Friday, May 22, 2015

Spring 3c: Oaks

The many species of Oaks divide naturally into two groups: the white oak group has leaves with rounded lobes and bears acorns that mature the same year, while the red oak group has bristle-tipped lobes and acorns that mature the second year.  I used to think I knew the local oaks--white, red, black, scarlet, scrub black, and so on--pretty well, except for annoyingly common hybrids.  Now, though, I'm not so sure: it turns out hybrids are much rarer than I'd believed, and I was really being fooled by diversity within species.  I've decided we probably have few or no scarlet oaks, but many black.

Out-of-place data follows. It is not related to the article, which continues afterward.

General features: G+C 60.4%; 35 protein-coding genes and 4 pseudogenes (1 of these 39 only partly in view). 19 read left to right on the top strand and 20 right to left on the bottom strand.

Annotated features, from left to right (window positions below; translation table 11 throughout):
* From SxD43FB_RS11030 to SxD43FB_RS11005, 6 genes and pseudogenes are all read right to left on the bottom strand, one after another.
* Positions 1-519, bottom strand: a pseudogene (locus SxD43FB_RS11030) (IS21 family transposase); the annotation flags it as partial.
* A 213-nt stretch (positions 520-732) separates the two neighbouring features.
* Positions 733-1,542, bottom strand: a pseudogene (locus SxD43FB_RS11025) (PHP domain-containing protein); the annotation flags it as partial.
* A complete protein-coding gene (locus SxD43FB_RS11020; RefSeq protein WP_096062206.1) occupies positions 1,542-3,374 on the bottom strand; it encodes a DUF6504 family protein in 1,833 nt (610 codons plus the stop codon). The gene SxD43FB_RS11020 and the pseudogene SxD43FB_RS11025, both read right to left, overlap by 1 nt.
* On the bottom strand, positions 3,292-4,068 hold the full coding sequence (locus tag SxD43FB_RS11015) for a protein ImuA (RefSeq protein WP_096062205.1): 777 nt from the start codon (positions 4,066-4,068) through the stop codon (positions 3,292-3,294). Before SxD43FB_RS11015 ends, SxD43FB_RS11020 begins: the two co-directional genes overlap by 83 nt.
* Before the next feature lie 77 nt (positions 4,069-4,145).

Red oak (Quercus rubra) May 4th (2), 5th, 7th (2), 8th (2), 11th and 16th.

Black oak (Quercus velutina) photos include several trees.  April 29th,
May 4th, 5th (2), 7th (2), 8th (2),
13th (2) and 19th (2).

White oak (Quercus alba) is last of this neighborhood trio of species to bloom.  White oak can be told at a glance from the others by its rounded leaf lobes and light-gray bark that peels like long vertical shingles.  Three of the four photos are of the same branch.  None are within reach.

White oak: May 7th,
 11th, 16th and 19th.

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